Dummy, true/false information can be processed via digital I/O. Most devices use positive logic, where, i.e. +5 V (TTL) or +3.3 V (those are the most popular, yet there do exist other voltage standards) presents a logical one, while 0V presents logical zero. In real systems this bounding is fuzzy and brings some tolerance, simplifying, i.e. communication from 3.3 V output to 5 V input, without a need of the conversion (note, the reverse conversion is usually not so straightforward, as 3.3 V inputs driven by 5V output may burn easily). A sample of the sensor providing binary data is a button (On/Off).


One of the most popular interfaces to connect the sensor is SPI (Serial Peripheral Interface). It is a synchronous serial interface and protocol that can transmit data with speed up to 20 Mbps. SPI is used to communicate microcontrollers with one or more peripheral devices over short distances – usually internally in the device. In SPI connection there is always one master device, in most cases the microcontroller (μC) that controls the transmission, and one or more slave devices – peripherals. To communicate SPI uses three lines common to all of the connected devices, and one enabling line for every slave element.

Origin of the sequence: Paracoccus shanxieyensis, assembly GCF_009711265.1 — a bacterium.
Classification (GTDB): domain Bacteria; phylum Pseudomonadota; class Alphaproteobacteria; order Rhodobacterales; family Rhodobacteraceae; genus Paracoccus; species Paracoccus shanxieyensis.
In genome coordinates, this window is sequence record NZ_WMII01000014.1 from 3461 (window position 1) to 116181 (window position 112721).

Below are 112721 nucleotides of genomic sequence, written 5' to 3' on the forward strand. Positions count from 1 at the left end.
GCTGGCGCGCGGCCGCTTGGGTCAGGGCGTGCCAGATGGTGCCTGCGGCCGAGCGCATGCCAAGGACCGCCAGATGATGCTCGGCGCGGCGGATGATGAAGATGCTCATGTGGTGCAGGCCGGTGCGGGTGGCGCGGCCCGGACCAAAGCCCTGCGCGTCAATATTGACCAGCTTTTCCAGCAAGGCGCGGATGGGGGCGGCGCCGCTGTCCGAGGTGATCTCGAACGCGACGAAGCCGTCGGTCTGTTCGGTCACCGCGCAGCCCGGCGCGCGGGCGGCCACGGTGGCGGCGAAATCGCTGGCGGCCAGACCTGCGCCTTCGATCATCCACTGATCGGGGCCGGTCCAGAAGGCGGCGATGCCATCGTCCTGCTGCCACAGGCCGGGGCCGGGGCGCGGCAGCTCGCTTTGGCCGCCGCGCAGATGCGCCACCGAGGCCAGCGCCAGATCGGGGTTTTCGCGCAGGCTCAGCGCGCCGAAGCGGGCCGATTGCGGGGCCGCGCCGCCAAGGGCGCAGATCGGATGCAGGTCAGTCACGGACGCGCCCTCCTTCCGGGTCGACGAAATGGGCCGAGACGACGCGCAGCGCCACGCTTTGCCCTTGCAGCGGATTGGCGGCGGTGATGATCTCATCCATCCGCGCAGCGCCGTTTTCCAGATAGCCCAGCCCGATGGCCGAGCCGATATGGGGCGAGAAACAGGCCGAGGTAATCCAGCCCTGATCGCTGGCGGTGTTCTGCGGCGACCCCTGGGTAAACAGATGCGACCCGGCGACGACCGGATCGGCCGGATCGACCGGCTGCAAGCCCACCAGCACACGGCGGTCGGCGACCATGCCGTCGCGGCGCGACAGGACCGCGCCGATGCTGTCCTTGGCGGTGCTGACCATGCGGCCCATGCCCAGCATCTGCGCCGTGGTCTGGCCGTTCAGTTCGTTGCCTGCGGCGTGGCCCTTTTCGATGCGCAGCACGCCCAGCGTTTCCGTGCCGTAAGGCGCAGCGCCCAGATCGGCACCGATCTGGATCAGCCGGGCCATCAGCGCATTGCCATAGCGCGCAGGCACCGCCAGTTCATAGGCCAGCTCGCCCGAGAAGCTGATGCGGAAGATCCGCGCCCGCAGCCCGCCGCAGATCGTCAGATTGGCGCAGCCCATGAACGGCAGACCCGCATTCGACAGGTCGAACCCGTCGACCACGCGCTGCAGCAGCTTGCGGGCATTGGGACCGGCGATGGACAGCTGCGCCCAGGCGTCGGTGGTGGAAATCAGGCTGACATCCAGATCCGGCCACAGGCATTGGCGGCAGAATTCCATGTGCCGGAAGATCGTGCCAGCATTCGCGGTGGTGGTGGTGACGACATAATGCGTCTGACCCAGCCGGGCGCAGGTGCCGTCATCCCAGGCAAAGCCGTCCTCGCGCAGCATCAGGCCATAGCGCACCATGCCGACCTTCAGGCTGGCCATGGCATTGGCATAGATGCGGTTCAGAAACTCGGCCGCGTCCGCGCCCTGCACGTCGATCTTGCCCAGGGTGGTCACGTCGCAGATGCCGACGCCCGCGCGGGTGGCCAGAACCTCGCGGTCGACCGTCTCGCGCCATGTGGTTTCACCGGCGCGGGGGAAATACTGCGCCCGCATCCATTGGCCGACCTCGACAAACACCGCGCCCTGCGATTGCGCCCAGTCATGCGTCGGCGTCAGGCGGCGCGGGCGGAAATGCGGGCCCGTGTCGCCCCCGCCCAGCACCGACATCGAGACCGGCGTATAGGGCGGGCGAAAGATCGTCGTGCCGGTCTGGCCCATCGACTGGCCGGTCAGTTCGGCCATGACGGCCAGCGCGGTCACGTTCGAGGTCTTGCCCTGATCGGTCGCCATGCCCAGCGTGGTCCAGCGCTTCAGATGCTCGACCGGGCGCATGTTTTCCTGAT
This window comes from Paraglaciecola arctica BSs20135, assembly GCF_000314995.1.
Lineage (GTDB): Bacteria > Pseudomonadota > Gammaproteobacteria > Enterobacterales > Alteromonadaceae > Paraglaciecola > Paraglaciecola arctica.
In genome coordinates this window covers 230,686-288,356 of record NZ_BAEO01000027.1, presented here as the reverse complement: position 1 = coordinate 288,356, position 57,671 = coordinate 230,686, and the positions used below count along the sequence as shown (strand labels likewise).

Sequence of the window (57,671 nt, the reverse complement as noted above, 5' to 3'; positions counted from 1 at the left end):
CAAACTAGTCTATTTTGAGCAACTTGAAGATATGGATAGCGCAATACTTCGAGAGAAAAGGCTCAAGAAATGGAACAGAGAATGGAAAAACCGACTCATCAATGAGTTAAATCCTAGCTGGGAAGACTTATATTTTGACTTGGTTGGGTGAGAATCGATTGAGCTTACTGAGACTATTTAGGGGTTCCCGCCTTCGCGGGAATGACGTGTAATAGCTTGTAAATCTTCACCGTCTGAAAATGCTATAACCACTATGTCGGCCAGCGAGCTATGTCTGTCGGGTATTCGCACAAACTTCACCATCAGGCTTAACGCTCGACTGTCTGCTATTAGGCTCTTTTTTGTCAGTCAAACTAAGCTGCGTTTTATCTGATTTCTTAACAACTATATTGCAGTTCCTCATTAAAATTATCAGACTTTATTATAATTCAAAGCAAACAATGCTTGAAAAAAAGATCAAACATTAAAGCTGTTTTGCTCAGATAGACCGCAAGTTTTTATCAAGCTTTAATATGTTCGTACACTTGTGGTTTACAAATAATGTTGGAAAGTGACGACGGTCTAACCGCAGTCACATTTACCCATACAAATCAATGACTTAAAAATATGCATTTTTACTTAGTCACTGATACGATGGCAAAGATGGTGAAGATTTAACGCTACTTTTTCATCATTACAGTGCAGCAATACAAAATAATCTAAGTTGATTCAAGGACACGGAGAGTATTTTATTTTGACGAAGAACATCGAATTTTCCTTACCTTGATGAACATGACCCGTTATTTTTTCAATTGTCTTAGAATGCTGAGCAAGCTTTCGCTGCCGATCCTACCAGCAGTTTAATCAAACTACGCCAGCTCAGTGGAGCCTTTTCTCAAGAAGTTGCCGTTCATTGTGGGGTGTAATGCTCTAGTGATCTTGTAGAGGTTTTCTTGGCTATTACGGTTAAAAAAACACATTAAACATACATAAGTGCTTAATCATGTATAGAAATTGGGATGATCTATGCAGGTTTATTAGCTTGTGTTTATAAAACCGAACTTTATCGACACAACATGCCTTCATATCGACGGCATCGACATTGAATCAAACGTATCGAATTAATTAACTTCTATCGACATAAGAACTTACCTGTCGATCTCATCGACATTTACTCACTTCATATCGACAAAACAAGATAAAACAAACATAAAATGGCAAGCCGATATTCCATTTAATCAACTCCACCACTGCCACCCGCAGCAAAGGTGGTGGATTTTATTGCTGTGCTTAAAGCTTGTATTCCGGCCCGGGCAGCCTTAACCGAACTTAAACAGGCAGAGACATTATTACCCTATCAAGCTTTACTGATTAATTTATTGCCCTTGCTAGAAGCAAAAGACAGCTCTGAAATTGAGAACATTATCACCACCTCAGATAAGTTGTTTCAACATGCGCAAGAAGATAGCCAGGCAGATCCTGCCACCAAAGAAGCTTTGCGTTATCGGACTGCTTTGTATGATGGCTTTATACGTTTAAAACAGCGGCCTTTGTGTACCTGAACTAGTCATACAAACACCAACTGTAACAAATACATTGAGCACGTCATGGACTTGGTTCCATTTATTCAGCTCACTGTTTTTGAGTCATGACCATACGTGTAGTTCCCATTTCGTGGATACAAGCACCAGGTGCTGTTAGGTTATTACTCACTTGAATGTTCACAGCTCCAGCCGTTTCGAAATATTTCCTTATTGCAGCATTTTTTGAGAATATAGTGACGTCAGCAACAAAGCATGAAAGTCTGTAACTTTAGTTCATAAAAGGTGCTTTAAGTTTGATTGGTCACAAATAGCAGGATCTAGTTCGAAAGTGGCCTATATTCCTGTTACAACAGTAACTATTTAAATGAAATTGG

Table 1: SPI Lines
Line Description Direction
MISO Master In Slave Out peripheral → μC
MOSI Master Out Slave In μC → peripheral
SCK Serial Clock μC → peripheral
SS Slave Select μC → peripheral

MISO is intended to send bits from slave to master, MOSI transmits data from master to slave. SCK line is used for sending clock pulses which synchronize data transmission. The clock signal is always generated by the master device. Every SPI compatible device has the SS (Slave Select) input that enables communication in this specific device. Master is responsible to generate this enable signal – separately for every slave in the system.

 SPI connections
Figure 1: Sample SPI connection.

SPI is used in many electronic elements like analogue to digital converters (ADC), real-time clocks (RTC), EEPROMs, LCD displays, communication interfaces (e.g. Ethernet, WiFi) and many others. Due to different hardware implementations, there are four modes of operation of the SPI protocol. The mode used in master must fit the mode that is implemented in the slave device.

Table 2: SPI Modes
Mode Clock polarity Clock phase Idle state Active state Output edge Data capture